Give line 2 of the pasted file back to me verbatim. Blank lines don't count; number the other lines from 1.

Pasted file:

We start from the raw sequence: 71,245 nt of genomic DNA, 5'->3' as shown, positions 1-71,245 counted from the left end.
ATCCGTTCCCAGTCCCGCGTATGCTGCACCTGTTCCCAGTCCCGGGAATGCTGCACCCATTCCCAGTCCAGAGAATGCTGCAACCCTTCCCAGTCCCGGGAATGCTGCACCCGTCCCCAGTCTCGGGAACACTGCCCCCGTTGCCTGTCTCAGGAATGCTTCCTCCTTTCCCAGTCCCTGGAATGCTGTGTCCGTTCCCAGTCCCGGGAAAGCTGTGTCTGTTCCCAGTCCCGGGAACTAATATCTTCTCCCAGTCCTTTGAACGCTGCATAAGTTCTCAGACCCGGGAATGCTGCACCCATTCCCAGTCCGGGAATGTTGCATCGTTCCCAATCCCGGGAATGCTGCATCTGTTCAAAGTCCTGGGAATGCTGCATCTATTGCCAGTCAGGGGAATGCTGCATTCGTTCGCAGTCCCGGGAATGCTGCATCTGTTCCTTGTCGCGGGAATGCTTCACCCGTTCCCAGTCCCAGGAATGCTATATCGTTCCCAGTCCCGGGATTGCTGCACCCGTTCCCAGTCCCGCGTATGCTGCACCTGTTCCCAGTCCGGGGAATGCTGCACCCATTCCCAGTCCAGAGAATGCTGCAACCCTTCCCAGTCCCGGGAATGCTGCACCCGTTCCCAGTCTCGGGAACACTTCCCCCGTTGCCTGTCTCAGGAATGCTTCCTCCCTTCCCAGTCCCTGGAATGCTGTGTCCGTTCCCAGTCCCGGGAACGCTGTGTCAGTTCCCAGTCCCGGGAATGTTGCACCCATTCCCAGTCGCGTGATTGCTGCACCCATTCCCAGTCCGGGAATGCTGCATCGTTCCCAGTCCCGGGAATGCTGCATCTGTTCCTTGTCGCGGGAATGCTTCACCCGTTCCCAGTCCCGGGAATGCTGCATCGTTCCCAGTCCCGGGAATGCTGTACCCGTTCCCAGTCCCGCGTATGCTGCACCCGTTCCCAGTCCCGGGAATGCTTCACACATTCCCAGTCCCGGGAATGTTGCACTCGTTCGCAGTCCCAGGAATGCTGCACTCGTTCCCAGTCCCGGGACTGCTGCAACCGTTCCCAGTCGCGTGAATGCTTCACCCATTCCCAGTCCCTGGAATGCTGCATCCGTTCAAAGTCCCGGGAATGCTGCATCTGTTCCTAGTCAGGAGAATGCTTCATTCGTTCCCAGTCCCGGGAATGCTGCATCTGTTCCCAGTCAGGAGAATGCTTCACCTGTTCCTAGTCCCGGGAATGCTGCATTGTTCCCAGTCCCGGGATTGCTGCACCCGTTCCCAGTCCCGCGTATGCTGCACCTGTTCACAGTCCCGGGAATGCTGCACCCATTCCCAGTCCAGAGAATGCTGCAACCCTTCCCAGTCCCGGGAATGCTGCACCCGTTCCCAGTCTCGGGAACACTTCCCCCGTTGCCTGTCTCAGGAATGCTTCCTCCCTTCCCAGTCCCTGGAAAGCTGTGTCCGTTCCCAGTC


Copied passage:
ATCCGTTCCCAGTCCCGCGTATGCTGCACCTGTTCCCAGTCCCGGGAATGCTGCACCCATTCCCAGTCCAGAGAATGCTGCAACCCTTCCCAGTCCCGGGAATGCTGCACCCGTCCCCAGTCTCGGGAACACTGCCCCCGTTGCCTGTCTCAGGAATGCTTCCTCCTTTCCCAGTCCCTGGAATGCTGTGTCCGTTCCCAGTCCCGGGAAAGCTGTGTCTGTTCCCAGTCCCGGGAACTAATATCTTCTCCCAGTCCTTTGAACGCTGCATAAGTTCTCAGACCCGGGAATGCTGCACCCATTCCCAGTCCGGGAATGTTGCATCGTTCCCAATCCCGGGAATGCTGCATCTGTTCAAAGTCCTGGGAATGCTGCATCTATTGCCAGTCAGGGGAATGCTGCATTCGTTCGCAGTCCCGGGAATGCTGCATCTGTTCCTTGTCGCGGGAATGCTTCACCCGTTCCCAGTCCCAGGAATGCTATATCGTTCCCAGTCCCGGGATTGCTGCACCCGTTCCCAGTCCCGCGTATGCTGCACCTGTTCCCAGTCCGGGGAATGCTGCACCCATTCCCAGTCCAGAGAATGCTGCAACCCTTCCCAGTCCCGGGAATGCTGCACCCGTTCCCAGTCTCGGGAACACTTCCCCCGTTGCCTGTCTCAGGAATGCTTCCTCCCTTCCCAGTCCCTGGAATGCTGTGTCCGTTCCCAGTCCCGGGAACGCTGTGTCAGTTCCCAGTCCCGGGAATGTTGCACCCATTCCCAGTCGCGTGATTGCTGCACCCATTCCCAGTCCGGGAATGCTGCATCGTTCCCAGTCCCGGGAATGCTGCATCTGTTCCTTGTCGCGGGAATGCTTCACCCGTTCCCAGTCCCGGGAATGCTGCATCGTTCCCAGTCCCGGGAATGCTGTACCCGTTCCCAGTCCCGCGTATGCTGCACCCGTTCCCAGTCCCGGGAATGCTTCACACATTCCCAGTCCCGGGAATGTTGCACTCGTTCGCAGTCCCAGGAATGCTGCACTCGTTCCCAGTCCCGGGACTGCTGCAACCGTTCCCAGTCGCGTGAATGCTTCACCCATTCCCAGTCCCTGGAATGCTGCATCCGTTCAAAGTCCCGGGAATGCTGCATCTGTTCCTAGTCAGGAGAATGCTTCATTCGTTCCCAGTCCCGGGAATGCTGCATCTGTTCCCAGTCAGGAGAATGCTTCACCTGTTCCTAGTCCCGGGAATGCTGCATTGTTCCCAGTCCCGGGATTGCTGCACCCGTTCCCAGTCCCGCGTATGCTGCACCTGTTCACAGTCCCGGGAATGCTGCACCCATTCCCAGTCCAGAGAATGCTGCAACCCTTCCCAGTCCCGGGAATGCTGCACCCGTTCCCAGTCTCGGGAACACTTCCCCCGTTGCCTGTCTCAGGAATGCTTCCTCCCTTCCCAGTCCCTGGAAAGCTGTGTCCGTTCCCAGTC